But you know, I have been wrong before. And assuming that we do not get roasted or nuked off the planet, the dance goes on, no? If not within the Democratic Party, where does one make the progressive move, and how? Maybe it will get very, very bad, but we won't be let out of the game, will we? I am Green myself, and I voted for Stein. I would have voted for Sanders had the Party allowed its voters to elect him. I'd love to see all the good hearts and old comrades in the Democratic Party go Green. It seems to me that it would be a far easier path. But you know, there's only just that few people who seem interested, once again.

I am interested that there seems to be so little apparent interest in reform within the Democratic Party. It does not seem an impossible project, but people have to get out of the little clouds of denial.


#20

THANK YOU! I'll never forget the Tea Party rise. I was neck-deep organizing for Medicare for All. While the MSM was reporting on protests of a couple dozen people with tea bags stapled to their hats, hundreds upon hundreds were protesting for Medicare for All with not even a mention on the news.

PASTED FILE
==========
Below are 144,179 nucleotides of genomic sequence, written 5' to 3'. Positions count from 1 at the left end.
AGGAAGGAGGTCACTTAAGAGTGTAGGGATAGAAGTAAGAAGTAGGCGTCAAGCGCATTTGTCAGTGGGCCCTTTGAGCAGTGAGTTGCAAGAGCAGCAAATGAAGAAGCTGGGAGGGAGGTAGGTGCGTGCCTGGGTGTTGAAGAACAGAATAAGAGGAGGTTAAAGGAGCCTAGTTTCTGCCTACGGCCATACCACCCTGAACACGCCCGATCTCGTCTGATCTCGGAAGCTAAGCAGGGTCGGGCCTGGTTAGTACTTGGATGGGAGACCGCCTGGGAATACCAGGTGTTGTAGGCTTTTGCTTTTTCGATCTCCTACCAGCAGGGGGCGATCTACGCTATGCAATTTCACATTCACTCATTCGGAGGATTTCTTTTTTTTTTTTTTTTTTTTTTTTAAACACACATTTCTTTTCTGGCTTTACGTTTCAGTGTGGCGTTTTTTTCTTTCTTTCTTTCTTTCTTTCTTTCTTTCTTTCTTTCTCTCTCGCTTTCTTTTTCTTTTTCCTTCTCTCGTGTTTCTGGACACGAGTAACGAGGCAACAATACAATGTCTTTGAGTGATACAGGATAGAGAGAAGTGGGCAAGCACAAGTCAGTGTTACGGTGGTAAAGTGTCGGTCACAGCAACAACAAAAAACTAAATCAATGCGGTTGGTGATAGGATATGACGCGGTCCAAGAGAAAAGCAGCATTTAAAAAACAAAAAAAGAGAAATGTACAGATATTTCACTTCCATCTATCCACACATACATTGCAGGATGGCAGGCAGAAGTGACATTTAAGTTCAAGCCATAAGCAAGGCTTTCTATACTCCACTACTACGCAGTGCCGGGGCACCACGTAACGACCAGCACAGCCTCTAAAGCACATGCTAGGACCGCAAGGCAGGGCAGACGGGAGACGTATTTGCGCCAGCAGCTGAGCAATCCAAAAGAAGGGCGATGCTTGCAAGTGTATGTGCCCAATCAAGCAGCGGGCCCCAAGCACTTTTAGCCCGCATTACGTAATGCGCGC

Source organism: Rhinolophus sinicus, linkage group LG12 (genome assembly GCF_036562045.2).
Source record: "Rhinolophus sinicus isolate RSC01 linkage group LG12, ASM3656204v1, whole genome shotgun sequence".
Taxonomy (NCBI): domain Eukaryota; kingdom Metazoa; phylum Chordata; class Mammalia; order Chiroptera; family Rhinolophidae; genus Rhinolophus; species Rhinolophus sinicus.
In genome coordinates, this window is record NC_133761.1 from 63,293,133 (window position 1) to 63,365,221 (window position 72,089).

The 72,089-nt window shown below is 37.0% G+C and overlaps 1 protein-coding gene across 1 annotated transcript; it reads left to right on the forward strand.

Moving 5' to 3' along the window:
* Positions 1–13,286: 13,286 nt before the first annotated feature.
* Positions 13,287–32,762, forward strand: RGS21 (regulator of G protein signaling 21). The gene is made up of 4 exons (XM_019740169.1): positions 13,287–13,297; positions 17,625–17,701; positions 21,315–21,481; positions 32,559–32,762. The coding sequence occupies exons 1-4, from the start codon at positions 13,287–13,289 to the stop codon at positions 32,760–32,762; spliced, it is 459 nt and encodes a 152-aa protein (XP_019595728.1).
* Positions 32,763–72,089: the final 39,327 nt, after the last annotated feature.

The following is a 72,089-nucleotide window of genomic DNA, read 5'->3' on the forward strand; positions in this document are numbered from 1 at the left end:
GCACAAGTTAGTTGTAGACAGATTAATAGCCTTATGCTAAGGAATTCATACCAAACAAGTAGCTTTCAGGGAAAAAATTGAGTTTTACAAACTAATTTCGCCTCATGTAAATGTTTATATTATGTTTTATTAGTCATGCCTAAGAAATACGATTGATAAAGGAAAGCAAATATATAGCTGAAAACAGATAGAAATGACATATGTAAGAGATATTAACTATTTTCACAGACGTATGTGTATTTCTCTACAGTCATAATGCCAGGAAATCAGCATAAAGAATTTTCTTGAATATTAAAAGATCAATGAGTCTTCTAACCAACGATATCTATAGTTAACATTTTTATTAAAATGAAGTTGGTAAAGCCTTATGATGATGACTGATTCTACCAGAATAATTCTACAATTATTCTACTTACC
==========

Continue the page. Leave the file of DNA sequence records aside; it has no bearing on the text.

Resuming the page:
It never was a grassroots organization. It was and remains an organization powered by the Koch's and their ilk, representing the greediest and most selfish elements of the Republican Party. That so many Americans fell for it is telling considering the recent election, along with those on the left who maintain we can get rid of Trump by following the Tea-Party playbook without the assistance of the mainstream media or deep-pocketed donors.

Folks should be lobbying their Congress members, and if Indivisible helps bring like-minded folks together in their communities that's a good thing. But I fear a new wave of slacktivism, where folks feel like clicking on an action alert or placing a phone call is actually doing something effective. Congress has demonstrated over and over that it does nothing that doesn't benefit their donors. The Tea Party played into that arrangement.

Further, there's a world of difference between lobbying Congress and organizing a social movement. Folks shouldn't think that lobbying Congress will stop Donald Trump. Only massive resistance will turn this ship around.

Imitation is the sincerest form of flattery. A few years ago, the great Ralph Nader was trying to lift a similar organization off the ground, specifically around raising the minimum wage.